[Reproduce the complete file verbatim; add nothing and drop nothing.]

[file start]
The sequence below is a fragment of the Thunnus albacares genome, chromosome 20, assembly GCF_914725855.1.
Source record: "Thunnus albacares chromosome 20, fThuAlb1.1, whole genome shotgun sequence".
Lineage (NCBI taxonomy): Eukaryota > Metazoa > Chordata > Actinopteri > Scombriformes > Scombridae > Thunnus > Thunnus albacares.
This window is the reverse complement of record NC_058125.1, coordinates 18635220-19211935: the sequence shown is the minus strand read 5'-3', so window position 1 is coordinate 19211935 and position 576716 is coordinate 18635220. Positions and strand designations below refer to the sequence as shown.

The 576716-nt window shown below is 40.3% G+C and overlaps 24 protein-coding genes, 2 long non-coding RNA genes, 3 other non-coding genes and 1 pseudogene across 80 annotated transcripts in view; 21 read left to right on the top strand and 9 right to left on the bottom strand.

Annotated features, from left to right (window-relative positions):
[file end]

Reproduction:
The sequence below is a fragment of the Thunnus albacares genome, chromosome 20, assembly GCF_914725855.1.
Source record: "Thunnus albacares chromosome 20, fThuAlb1.1, whole genome shotgun sequence".
Lineage (NCBI taxonomy): Eukaryota > Metazoa > Chordata > Actinopteri > Scombriformes > Scombridae > Thunnus > Thunnus albacares.
This window is the reverse complement of record NC_058125.1, coordinates 18635220-19211935: the sequence shown is the minus strand read 5'-3', so window position 1 is coordinate 19211935 and position 576716 is coordinate 18635220. Positions and strand designations below refer to the sequence as shown.

The 576716-nt window shown below is 40.3% G+C and overlaps 24 protein-coding genes, 2 long non-coding RNA genes, 3 other non-coding genes and 1 pseudogene across 80 annotated transcripts in view; 21 read left to right on the top strand and 9 right to left on the bottom strand.

Annotated features, from left to right (window-relative positions):